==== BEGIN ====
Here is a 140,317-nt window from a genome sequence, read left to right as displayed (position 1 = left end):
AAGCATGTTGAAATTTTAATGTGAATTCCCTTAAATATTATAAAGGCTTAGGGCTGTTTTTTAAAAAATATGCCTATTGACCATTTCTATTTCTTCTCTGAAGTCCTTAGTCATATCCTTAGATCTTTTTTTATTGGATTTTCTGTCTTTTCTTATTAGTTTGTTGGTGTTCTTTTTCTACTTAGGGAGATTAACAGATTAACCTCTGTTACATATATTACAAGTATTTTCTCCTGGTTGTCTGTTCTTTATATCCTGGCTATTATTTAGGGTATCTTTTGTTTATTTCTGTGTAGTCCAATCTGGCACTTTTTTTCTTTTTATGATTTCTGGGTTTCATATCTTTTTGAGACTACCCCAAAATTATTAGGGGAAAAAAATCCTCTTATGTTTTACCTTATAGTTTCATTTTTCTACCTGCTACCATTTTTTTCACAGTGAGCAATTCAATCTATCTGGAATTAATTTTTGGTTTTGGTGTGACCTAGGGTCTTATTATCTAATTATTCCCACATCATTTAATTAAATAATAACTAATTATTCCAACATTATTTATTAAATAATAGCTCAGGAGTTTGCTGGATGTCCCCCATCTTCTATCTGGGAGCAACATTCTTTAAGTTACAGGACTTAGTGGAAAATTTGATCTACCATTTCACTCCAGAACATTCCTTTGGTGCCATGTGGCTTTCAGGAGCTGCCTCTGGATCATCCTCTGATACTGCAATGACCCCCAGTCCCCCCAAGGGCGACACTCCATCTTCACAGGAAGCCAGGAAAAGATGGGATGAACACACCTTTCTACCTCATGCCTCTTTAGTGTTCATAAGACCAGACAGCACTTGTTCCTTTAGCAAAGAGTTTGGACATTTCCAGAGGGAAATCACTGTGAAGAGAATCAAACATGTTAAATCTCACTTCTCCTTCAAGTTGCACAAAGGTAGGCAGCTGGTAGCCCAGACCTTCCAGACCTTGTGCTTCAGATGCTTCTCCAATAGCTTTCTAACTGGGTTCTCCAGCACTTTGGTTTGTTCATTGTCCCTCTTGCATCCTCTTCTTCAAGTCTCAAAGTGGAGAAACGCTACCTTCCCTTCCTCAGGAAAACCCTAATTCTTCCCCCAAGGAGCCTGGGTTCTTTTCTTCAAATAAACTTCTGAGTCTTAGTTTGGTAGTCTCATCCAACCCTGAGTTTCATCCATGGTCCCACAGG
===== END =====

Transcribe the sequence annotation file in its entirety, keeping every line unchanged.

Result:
Here is a 140,317-nt window from a genome sequence, read left to right as displayed (position 1 = left end):
AAGCATGTTGAAATTTTAATGTGAATTCCCTTAAATATTATAAAGGCTTAGGGCTGTTTTTTAAAAAATATGCCTATTGACCATTTCTATTTCTTCTCTGAAGTCCTTAGTCATATCCTTAGATCTTTTTTTATTGGATTTTCTGTCTTTTCTTATTAGTTTGTTGGTGTTCTTTTTCTACTTAGGGAGATTAACAGATTAACCTCTGTTACATATATTACAAGTATTTTCTCCTGGTTGTCTGTTCTTTATATCCTGGCTATTATTTAGGGTATCTTTTGTTTATTTCTGTGTAGTCCAATCTGGCACTTTTTTTCTTTTTATGATTTCTGGGTTTCATATCTTTTTGAGACTACCCCAAAATTATTAGGGGAAAAAAATCCTCTTATGTTTTACCTTATAGTTTCATTTTTCTACCTGCTACCATTTTTTTCACAGTGAGCAATTCAATCTATCTGGAATTAATTTTTGGTTTTGGTGTGACCTAGGGTCTTATTATCTAATTATTCCCACATCATTTAATTAAATAATAACTAATTATTCCAACATTATTTATTAAATAATAGCTCAGGAGTTTGCTGGATGTCCCCCATCTTCTATCTGGGAGCAACATTCTTTAAGTTACAGGACTTAGTGGAAAATTTGATCTACCATTTCACTCCAGAACATTCCTTTGGTGCCATGTGGCTTTCAGGAGCTGCCTCTGGATCATCCTCTGATACTGCAATGACCCCCAGTCCCCCCAAGGGCGACACTCCATCTTCACAGGAAGCCAGGAAAAGATGGGATGAACACACCTTTCTACCTCATGCCTCTTTAGTGTTCATAAGACCAGACAGCACTTGTTCCTTTAGCAAAGAGTTTGGACATTTCCAGAGGGAAATCACTGTGAAGAGAATCAAACATGTTAAATCTCACTTCTCCTTCAAGTTGCACAAAGGTAGGCAGCTGGTAGCCCAGACCTTCCAGACCTTGTGCTTCAGATGCTTCTCCAATAGCTTTCTAACTGGGTTCTCCAGCACTTTGGTTTGTTCATTGTCCCTCTTGCATCCTCTTCTTCAAGTCTCAAAGTGGAGAAACGCTACCTTCCCTTCCTCAGGAAAACCCTAATTCTTCCCCCAAGGAGCCTGGGTTCTTTTCTTCAAATAAACTTCTGAGTCTTAGTTTGGTAGTCTCATCCAACCCTGAGTTTCATCCATGGTCCCACAGG